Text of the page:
Jump to content

Recommended Posts

Two pieces from song cycle I was assigned to write at summer semester at conservatory. Tam pod Salatinom has lyrics for a woman singer but my friend liked the piano so much that he took the liberty to change the lyrics a little bit so he could sing it at concert in our city. The second one is a short song I liked because it was fresh and funny and I learned a lot there about how not to complicate things.

 

The main thing I am looking for in critique would be notes on form and piano stylization. For example I learned that Tam pod Salatinom has hard changes for hand and making it unnecessarily difficult to sight read it and even a little awkward to play it. This summer I am trying to work on my form and developing an idea so I can create more cohesive works. The three stanzas of Tam pod Salatinom are based on the meaning of text so each stanza has different stylization. Also I tried to avoid unison of piano with voice to some extent at least since I find it hard to be at home while doing harmonic background for voice and hearing it how it sounds together. So gotta challenge myself in that I suppose. Any other suggestions? What do you guys got to say on harmonies and the sound overall? Looking forward to reviews. 

 

EDIT:

Lyrics for the songs. 

 

Tam pod Salatinom (There, below Salatin)  /Salatín is a mountain in Low Tatras, Slovakia/

There, below Salatín rustles a little green mountain,

my beloved told me, my beloved told me, that she does not love me

so I put a new feather, so I put a new feather behind my hat

and I wonder away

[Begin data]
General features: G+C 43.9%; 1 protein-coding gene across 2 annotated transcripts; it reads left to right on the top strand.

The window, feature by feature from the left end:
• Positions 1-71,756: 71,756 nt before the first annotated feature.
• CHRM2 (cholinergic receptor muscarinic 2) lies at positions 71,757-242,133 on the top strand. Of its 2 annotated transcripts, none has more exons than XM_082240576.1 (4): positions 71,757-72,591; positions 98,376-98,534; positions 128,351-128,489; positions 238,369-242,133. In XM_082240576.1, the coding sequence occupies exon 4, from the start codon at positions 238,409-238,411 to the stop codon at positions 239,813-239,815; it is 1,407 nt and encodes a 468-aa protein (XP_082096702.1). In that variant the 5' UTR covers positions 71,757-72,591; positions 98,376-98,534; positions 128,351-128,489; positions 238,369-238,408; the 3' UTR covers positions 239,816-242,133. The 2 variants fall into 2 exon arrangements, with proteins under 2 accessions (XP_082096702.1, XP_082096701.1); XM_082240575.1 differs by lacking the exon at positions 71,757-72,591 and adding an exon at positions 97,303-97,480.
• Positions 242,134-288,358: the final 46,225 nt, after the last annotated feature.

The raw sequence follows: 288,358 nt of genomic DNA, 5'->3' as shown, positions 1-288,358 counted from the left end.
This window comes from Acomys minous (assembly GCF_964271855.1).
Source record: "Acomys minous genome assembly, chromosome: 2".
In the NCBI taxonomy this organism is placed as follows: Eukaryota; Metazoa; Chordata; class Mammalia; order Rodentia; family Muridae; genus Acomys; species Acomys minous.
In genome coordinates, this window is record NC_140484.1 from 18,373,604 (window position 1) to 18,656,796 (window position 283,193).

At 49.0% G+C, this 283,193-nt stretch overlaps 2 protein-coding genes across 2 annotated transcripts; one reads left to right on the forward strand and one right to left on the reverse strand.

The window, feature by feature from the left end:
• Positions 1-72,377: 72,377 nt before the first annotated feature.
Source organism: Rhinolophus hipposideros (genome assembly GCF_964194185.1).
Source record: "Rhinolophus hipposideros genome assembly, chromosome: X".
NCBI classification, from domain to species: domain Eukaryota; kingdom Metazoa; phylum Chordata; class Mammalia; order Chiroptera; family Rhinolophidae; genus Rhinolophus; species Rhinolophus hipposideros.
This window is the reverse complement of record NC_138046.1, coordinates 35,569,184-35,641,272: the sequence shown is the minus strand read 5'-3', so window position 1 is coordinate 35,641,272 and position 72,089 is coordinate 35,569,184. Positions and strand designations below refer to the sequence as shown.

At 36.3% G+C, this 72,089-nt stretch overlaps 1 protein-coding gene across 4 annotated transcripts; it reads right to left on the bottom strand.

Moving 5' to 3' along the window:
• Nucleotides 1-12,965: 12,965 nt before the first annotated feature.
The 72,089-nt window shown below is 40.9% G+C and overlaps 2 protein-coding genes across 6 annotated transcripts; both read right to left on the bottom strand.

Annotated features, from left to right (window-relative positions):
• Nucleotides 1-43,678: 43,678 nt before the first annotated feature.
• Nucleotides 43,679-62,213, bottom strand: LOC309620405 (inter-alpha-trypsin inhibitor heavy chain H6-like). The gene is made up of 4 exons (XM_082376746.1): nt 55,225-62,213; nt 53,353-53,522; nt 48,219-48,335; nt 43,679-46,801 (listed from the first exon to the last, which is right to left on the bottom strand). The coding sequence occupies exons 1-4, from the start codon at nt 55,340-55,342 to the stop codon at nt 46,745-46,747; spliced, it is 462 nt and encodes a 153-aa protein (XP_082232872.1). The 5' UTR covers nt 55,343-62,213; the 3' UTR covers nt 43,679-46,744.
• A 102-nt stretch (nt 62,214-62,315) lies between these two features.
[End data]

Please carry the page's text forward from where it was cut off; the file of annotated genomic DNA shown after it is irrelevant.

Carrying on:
la dee da dee, la dee da dee 

to far far away (into the world)

 

In Biely Potok (White Stream/sort of a village south from the city of Ružomberok/) at Biely Potok

they play a music for dancing

and there in Martinček (another village near Ružomberok) and there in Martinček

people celebrate (Bursujú - have fun, eat and dance mostly in a folkish tradional way)

A white goose flew, a white goose flew onto the water

and she (the girl) lost her freedom (she got married).

 

Mother, do not cry, mother do not cry oh it will be soon,

for at the celebration, for at the celebration

a beloved one I shall find

I will take her, I will take her on a white horse

and I will love her

la dee da dee, la dee da dee

to the final days.

 

 

Počkaj diouča (Wait girl)

Wait girl I have something to tell you

wait girl I have something to tell you

 

Yesterday night you didn't want to open for me

neither the doors nor the gate

not even talking with me

 

Wait girl for you will regret.

 

 

MP3
0:00
0:00
PDF
  • Like 1

Share this post


Link to post
Share on other sites

Hello Kamil,

My first question is if you could tell me (and the others) what the lyrics of both pieces mean. Understanding the lyrics in combination with the music is in my opinion very important. 
I shall now give you my feedback on and thoughts about both pieces.

Tam pod Salatinom